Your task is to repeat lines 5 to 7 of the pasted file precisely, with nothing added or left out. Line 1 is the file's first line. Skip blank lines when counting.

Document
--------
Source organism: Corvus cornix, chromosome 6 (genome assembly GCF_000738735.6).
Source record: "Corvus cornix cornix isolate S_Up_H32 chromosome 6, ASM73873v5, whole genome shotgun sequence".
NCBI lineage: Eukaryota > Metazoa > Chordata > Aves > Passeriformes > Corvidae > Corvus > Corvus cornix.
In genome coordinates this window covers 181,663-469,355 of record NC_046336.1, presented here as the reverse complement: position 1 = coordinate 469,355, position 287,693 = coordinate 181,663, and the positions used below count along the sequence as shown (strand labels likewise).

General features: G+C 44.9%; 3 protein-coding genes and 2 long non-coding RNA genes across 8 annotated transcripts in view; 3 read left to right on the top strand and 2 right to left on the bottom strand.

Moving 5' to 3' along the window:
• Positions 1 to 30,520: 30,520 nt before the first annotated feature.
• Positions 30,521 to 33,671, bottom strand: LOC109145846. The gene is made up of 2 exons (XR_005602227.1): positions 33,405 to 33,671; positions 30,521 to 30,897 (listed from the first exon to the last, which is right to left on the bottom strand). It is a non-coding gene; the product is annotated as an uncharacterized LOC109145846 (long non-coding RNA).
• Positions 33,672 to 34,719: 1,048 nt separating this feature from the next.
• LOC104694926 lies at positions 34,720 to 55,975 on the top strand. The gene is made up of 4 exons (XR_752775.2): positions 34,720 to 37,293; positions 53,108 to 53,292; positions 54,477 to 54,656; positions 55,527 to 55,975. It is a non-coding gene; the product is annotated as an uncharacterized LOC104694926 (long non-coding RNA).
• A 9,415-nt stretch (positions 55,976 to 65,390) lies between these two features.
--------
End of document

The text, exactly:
General features: G+C 44.9%; 3 protein-coding genes and 2 long non-coding RNA genes across 8 annotated transcripts in view; 3 read left to right on the top strand and 2 right to left on the bottom strand.

Moving 5' to 3' along the window:
• Positions 1 to 30,520: 30,520 nt before the first annotated feature.